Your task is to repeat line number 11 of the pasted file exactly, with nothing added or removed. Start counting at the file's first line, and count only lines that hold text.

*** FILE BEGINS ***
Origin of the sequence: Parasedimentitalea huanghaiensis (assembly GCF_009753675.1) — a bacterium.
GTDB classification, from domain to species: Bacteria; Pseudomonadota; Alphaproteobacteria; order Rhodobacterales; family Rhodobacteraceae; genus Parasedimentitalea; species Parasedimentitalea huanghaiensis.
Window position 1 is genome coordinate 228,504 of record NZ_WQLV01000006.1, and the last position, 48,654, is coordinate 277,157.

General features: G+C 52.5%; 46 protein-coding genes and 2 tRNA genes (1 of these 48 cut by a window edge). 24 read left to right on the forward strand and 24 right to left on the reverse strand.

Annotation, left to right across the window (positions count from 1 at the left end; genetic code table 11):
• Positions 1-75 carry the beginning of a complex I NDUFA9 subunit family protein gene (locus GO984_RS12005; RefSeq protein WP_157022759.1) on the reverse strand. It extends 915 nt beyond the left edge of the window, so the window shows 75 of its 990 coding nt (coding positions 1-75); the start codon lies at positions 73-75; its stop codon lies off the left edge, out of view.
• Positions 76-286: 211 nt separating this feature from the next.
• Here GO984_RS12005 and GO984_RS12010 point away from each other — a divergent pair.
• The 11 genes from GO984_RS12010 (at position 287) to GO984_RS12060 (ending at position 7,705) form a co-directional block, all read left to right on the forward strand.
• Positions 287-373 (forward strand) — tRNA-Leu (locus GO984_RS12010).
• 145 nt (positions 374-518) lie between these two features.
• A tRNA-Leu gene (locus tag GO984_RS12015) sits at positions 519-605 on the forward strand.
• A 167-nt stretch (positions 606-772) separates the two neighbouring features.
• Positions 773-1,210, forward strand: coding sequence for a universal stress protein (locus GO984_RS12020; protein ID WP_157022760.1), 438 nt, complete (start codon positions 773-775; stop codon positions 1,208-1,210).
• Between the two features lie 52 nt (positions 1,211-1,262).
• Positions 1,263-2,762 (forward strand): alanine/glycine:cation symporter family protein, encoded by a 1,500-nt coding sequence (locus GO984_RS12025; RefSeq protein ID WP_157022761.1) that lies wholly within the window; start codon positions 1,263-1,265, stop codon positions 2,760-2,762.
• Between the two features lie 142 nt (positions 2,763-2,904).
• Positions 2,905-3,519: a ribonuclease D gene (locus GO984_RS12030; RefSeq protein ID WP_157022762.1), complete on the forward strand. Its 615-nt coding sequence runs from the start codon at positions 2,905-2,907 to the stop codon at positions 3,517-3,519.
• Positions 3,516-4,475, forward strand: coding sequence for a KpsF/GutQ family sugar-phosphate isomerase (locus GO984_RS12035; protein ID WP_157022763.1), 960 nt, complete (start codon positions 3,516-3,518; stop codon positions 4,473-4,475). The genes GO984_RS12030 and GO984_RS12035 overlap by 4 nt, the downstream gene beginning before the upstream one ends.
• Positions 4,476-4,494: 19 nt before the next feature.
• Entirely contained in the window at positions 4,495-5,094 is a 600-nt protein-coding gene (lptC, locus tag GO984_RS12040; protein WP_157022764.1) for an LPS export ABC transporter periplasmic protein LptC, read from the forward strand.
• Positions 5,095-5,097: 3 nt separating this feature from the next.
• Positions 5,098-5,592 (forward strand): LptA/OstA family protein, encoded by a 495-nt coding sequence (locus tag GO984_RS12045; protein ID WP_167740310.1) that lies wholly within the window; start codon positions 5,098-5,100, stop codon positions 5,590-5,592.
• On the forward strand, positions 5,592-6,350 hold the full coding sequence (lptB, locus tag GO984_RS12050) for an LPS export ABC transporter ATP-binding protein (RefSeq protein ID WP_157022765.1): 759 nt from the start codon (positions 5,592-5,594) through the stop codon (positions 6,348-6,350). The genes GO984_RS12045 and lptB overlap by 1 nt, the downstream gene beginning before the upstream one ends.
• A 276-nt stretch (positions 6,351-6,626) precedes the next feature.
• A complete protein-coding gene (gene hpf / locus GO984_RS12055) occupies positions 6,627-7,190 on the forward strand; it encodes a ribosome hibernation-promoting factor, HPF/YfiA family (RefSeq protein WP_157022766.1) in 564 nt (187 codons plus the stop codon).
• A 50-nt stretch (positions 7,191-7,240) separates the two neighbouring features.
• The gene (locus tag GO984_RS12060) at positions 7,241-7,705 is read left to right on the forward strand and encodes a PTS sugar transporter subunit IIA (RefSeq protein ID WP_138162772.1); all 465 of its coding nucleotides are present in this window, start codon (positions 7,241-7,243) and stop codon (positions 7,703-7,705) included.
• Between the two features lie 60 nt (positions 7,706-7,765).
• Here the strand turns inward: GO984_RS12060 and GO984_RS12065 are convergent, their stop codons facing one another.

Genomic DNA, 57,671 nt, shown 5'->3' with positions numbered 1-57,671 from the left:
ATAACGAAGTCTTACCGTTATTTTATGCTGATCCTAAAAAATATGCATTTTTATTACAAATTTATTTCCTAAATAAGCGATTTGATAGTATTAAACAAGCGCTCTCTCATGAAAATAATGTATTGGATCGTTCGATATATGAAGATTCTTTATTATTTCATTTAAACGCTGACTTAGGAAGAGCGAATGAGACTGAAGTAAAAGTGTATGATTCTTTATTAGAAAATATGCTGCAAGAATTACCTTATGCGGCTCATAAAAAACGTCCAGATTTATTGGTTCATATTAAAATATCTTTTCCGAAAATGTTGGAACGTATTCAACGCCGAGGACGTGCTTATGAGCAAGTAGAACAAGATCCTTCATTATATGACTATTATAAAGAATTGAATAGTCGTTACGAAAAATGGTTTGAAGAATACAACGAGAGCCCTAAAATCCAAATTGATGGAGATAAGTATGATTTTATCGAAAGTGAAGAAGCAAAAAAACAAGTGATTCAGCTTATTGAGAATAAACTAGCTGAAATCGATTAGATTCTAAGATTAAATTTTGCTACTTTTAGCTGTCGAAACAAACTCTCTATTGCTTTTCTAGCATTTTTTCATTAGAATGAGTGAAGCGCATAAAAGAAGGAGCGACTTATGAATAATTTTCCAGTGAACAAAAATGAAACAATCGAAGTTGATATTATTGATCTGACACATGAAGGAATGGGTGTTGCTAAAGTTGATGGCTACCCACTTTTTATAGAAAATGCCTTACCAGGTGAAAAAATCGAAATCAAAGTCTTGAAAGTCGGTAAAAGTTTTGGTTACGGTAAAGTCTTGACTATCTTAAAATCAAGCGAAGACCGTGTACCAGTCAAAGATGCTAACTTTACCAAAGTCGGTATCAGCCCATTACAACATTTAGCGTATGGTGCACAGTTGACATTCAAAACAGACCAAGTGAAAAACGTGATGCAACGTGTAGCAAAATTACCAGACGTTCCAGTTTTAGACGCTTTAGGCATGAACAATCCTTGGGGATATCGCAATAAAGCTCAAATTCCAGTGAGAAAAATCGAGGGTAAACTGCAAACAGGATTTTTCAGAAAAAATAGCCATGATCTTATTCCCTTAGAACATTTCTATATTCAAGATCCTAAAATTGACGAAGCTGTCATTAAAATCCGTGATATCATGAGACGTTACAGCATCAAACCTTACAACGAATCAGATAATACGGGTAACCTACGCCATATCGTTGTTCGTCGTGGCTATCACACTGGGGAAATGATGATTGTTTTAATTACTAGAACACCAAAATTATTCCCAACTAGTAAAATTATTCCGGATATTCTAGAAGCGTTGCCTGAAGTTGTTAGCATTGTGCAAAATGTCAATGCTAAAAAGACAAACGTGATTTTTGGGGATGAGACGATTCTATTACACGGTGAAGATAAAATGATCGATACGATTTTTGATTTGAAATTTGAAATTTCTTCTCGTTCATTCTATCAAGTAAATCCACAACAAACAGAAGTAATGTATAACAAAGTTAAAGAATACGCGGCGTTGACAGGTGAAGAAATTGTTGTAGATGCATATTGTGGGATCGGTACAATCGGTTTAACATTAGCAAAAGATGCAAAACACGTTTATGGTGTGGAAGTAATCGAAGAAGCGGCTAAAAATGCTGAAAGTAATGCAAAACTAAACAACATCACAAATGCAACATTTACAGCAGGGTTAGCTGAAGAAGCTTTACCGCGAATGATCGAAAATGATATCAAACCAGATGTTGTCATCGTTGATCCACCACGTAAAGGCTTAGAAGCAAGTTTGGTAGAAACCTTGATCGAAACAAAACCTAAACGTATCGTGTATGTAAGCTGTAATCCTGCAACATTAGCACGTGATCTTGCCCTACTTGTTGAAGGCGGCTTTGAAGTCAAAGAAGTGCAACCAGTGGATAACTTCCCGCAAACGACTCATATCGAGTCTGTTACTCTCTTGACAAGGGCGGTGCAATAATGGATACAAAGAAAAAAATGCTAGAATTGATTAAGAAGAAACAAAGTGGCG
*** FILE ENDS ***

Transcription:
• 145 nt (positions 374-518) lie between these two features.